“All of these groups had a lot in common and they were supported by the Soviet Union.”

The tradition of terror

Even the Charlie Hebdo killers were “of that tradition of terror”, she maintains.

“To frame the narrative in terms of Islam versus the West does a great disservice to the majority of Muslims in the world. It’s an absurd way of thinking. The terrorist tradition . . . It doesn’t matter whether the terrorist is Muslim or Catholic Irish, the terrorist itself is the tradition.”

Rausing was in Dublin this week to deliver the third Front Line Defenders annual lecture on “A Hardening Climate – Funding Human Rights in Repressive Societies”, held in association with TCD and UCD.

Front Line, an Irish-based human rights organisation founded by former head of Amnesty International’s Irish branch Mary Lawlor, is right up her street. For over a decade, she has funded its work in supporting advocates for human rights who find themselves in positions of extreme danger.

“Mary Lawlor did a great thing in framing the narrative around human rights defenders and keeping the focus on the individual, she says, contrasting the organisation’s somewhat old-fashioned focus on prisoners of conscience with Amnesty’s “imprecise” focus on economic and social rights.

“What I like about the more legal classical human rights framework is that evidence is taken very seriously, and precision is very important. When Amnesty talks about social and economic rights they’ve moved away from that.”

Seeking to clarify our earlier conversation, she tells me, “I certainly wouldn’t describe myself as right-wing”.

“If you fund human rights you have to take a neutral, disinterested view of politics, and you have to recognise that human rights abuses occur on the left and the right, the extreme left and right. We’re a progressive funder and we fund progressive forces.”

Notwithstanding the challenges posed by terrorism and the often heavy-handed response of governments in the “war on terror”, she is optimistic about the future.

“The global conversation on human rights is extending to practically every country now, with a few exceptions like North Korea. So I think there is a creaky but nevertheless burgeoning global dialogue on the issue.”

Inherited wealth

Rausing seldom gives interviews and has no interest in publicity, but her family has been thrust into the limelight since her brother Hans Kristian Rausing’s travails. When he was arrested, a search of his mansion uncovered the body of his wife Eva behind a locked door in an upstairs bedroom. An addict herself, she had died two months earlier.

Her brother is now in recovery and has since remarried.

“Inherited wealth is a mixed blessing,” she reflects. “It can be very disempowering for people’s development. Unconsciously, it can feel like all types of professions are not for you. I think it’s a real handcuff in life.”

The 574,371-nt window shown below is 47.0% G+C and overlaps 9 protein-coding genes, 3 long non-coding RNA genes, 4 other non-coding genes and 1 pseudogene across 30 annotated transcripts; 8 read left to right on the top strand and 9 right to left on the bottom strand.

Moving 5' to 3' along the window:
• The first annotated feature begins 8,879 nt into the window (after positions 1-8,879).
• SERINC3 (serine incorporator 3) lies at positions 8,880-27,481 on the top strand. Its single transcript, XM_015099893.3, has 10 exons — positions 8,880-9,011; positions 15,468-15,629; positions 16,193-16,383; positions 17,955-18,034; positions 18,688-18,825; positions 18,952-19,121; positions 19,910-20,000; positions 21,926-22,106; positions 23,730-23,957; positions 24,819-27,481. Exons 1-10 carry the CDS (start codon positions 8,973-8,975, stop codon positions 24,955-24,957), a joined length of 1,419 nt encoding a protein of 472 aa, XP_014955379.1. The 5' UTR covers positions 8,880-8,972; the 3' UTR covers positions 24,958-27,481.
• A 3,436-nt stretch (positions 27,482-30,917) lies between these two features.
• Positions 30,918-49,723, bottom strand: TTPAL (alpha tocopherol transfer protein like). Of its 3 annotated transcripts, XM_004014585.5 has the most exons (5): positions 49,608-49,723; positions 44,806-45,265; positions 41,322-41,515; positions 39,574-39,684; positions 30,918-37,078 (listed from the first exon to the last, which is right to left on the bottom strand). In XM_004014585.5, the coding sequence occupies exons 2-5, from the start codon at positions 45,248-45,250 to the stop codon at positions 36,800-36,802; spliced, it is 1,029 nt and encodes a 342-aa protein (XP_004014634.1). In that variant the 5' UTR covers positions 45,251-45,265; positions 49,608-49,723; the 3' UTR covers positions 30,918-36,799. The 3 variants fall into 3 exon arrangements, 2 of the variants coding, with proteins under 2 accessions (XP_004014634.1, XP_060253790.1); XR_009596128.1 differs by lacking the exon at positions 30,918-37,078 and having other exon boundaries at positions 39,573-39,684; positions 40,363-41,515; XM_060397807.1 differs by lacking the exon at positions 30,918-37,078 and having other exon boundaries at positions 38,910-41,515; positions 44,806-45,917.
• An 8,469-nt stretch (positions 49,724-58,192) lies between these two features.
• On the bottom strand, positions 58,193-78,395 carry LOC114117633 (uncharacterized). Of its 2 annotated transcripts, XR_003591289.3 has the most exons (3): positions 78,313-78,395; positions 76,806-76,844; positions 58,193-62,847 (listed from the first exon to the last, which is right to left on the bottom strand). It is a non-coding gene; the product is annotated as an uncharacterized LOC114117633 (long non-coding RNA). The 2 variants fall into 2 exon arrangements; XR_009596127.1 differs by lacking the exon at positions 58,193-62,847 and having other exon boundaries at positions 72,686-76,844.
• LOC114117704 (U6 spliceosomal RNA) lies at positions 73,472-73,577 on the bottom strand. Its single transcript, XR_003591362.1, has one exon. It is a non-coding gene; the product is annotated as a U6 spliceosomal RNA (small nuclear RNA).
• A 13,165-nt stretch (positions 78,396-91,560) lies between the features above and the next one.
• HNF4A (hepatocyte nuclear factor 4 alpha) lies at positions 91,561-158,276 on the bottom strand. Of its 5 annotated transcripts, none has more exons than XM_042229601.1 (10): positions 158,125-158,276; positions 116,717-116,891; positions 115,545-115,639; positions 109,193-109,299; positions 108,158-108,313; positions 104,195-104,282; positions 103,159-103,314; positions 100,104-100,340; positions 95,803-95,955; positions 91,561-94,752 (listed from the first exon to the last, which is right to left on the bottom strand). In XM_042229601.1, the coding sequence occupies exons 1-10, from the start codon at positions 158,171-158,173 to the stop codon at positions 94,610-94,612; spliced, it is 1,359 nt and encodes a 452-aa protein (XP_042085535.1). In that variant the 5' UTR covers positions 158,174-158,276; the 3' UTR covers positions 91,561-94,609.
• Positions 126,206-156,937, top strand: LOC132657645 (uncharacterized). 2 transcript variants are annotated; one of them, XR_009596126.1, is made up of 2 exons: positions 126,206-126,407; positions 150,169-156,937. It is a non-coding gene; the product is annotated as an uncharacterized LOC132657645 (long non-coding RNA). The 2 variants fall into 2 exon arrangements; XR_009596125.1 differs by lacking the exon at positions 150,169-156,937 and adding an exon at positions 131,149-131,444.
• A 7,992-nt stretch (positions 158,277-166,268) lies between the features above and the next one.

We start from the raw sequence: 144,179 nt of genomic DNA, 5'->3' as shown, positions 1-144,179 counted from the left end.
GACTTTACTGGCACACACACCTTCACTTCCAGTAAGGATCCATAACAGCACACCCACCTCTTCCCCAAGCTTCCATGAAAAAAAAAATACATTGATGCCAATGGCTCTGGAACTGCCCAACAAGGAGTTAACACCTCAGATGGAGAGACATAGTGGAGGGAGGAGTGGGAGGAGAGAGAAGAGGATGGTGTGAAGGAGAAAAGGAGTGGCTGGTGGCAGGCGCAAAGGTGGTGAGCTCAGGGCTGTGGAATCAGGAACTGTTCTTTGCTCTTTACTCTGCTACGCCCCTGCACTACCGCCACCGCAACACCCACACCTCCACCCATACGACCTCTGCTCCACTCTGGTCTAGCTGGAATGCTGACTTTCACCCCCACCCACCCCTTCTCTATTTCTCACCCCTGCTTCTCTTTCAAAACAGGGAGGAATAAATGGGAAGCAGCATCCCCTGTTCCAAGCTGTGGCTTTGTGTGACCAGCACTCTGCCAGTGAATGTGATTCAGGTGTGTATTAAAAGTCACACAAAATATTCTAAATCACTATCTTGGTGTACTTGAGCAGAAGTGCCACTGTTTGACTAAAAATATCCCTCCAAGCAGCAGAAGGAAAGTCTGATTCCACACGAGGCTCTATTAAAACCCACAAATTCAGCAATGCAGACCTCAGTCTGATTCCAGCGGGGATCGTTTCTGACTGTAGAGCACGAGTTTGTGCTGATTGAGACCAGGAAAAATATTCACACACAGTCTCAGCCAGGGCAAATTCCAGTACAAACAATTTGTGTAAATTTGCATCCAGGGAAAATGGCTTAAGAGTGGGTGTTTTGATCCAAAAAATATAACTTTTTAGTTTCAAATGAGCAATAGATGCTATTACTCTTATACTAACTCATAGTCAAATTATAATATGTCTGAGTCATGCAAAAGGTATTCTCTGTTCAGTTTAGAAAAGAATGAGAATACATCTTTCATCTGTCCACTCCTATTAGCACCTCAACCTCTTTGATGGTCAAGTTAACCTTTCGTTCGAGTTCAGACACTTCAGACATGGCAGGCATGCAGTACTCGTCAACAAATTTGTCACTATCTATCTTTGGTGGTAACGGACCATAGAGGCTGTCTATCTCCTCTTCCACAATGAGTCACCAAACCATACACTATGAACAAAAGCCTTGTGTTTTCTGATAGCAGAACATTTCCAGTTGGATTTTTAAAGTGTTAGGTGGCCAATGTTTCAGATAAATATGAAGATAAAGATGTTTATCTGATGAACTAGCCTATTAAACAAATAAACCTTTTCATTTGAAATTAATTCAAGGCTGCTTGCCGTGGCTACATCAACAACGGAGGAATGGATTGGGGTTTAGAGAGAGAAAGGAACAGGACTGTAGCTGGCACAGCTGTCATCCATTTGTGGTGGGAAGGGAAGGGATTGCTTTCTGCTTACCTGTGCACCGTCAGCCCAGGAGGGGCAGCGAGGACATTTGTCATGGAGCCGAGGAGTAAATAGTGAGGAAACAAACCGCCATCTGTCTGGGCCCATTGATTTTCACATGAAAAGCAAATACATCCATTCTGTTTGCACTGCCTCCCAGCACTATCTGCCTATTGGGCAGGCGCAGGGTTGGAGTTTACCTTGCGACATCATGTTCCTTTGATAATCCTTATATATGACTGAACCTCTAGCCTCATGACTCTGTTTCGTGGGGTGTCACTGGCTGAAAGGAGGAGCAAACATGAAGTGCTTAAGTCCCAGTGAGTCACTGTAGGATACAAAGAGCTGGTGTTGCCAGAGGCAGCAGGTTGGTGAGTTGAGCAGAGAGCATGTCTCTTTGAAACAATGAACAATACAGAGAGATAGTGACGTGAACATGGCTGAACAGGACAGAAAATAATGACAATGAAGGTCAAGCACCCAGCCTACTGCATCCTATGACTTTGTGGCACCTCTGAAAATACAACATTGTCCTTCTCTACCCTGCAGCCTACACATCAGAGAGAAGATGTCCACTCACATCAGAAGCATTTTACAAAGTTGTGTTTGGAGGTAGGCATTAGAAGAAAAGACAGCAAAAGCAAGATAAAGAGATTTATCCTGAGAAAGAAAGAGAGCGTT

Was it disempowering for her brother? “Addiction is a very complex issue. The educated middle-classes who frame the narrative on addiction tend to focus either on people who are very poor or who are very rich. That’s because they have no understanding of great wealth or great poverty; it’s completely outside their existential experience.

“To me that [narrative] feels like a red herring. It’s not what addiction is about. Addiction is a very serious emotional illness with a small genetic component. To me the emotional illness part is the key to it.”

Rausing has one child and two step-children from her second marriage to film producer Eric Abraham. She owns the Granta publishing house and personally edits its famous literary quarterly.

She talks enthusiastically about her plans for an Irish edition of Granta to be published in 2016, and also about Abraham's plans to shoot a film in Dublin later this year. Hot on the heels of winning a second Oscar for best foreign-language film this year, the South African-born producer is adapting The Fields by London-based Irish writer Kevin Maher.

“It’s a fascinating time for Ireland with the centenary of the uprising,” she says. “Also the referendum on marriage equality is very interesting, as well as the move of schools towards greater pluralism, plus a lot of great writers coming out of Ireland.”

Mind you, perhaps channelling her view on terrorism, she believes the Rising was “a catastrophe” because of the human suffering it caused at the time and subsequently. The issue at stake “didn’t die, it festered. It was never settled and I’m not sure it’s settled still.

“Britain and Ireland as one country would have been a better country,” she asserts, before qualifying her remark, “But at the same time it was so dominated by the English and by London and so many people had died beforehand and the suffering of the Irish had been so great. Of course, it’s completely understandable what happened. The war was never really settled, it just continued.”